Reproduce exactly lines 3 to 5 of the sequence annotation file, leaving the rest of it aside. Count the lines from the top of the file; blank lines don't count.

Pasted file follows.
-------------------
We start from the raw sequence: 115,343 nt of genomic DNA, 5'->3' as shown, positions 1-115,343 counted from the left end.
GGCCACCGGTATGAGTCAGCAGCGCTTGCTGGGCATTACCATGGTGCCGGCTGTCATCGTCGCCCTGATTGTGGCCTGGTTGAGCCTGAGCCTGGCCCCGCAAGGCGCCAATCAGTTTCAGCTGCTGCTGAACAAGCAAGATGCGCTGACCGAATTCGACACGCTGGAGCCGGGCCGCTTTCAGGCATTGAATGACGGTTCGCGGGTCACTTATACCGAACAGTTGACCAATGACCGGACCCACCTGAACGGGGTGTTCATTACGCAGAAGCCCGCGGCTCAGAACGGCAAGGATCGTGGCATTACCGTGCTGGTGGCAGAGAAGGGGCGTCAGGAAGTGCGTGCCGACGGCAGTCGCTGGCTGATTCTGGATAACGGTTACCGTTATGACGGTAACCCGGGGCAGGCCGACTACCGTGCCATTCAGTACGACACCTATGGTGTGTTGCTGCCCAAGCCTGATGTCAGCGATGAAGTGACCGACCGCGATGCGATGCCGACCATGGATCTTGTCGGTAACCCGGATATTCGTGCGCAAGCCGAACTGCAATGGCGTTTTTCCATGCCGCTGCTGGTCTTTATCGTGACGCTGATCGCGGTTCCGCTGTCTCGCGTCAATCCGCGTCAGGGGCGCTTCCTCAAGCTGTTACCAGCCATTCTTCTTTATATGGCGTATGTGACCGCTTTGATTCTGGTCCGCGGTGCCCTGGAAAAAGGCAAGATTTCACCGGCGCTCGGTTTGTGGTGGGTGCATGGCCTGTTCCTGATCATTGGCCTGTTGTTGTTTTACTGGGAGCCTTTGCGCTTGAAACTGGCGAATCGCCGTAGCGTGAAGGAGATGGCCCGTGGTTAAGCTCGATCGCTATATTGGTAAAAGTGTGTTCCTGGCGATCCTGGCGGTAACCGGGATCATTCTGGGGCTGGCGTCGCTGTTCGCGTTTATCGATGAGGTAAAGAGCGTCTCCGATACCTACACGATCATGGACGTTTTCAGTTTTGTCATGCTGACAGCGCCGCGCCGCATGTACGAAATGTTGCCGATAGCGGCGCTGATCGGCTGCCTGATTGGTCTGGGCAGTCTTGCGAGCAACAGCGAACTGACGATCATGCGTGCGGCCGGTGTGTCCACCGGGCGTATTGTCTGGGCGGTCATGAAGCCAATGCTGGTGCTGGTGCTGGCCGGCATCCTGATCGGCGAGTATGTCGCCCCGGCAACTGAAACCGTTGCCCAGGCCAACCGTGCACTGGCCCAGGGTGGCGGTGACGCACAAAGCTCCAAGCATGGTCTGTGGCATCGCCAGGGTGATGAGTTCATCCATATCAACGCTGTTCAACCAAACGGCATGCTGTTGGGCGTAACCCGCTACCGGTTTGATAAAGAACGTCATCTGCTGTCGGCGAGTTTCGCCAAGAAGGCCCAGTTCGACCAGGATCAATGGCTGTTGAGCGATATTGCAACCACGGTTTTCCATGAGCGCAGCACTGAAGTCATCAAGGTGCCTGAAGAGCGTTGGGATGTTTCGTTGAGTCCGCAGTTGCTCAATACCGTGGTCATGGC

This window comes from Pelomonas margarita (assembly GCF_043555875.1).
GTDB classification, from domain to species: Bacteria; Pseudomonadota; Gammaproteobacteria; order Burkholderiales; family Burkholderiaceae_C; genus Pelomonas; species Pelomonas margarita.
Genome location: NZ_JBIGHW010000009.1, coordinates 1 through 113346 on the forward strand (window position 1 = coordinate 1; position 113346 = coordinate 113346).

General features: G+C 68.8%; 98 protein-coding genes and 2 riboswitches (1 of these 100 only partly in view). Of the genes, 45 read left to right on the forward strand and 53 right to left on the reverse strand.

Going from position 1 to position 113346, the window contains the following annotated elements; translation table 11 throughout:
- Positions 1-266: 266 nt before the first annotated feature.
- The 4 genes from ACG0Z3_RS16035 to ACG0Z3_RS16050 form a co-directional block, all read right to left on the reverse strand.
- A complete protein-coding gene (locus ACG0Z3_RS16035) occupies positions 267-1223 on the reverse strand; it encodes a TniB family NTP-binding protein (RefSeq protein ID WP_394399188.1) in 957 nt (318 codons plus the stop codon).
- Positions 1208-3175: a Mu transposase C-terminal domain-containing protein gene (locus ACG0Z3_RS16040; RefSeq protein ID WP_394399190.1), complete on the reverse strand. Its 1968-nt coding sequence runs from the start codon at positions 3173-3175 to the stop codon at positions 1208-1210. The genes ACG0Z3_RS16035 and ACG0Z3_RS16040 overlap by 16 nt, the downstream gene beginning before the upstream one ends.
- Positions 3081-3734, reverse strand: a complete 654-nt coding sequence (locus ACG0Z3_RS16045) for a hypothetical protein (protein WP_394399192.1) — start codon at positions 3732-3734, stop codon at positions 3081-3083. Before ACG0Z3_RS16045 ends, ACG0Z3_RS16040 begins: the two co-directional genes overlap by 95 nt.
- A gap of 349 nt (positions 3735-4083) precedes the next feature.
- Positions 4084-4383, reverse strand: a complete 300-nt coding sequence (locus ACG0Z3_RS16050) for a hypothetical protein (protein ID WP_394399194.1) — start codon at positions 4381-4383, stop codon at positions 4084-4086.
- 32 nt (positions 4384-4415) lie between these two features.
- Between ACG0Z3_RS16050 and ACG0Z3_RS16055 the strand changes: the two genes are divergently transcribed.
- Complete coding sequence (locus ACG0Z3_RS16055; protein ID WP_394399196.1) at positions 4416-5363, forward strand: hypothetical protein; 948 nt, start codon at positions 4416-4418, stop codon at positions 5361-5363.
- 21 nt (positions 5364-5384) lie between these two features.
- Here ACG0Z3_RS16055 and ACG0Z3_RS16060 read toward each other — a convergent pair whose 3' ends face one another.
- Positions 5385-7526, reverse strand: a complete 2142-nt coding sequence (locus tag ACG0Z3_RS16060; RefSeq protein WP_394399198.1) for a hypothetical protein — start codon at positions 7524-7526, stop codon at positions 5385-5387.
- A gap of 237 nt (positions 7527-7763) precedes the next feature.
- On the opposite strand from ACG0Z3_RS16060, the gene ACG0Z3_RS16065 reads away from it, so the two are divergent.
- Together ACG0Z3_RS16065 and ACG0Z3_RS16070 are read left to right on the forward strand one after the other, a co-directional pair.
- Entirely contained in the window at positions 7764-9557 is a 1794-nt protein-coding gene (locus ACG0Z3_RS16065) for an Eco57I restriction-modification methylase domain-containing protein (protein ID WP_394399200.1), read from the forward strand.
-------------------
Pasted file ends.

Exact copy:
This window comes from Pelomonas margarita (assembly GCF_043555875.1).
GTDB classification, from domain to species: Bacteria; Pseudomonadota; Gammaproteobacteria; order Burkholderiales; family Burkholderiaceae_C; genus Pelomonas; species Pelomonas margarita.
Genome location: NZ_JBIGHW010000009.1, coordinates 1 through 113346 on the forward strand (window position 1 = coordinate 1; position 113346 = coordinate 113346).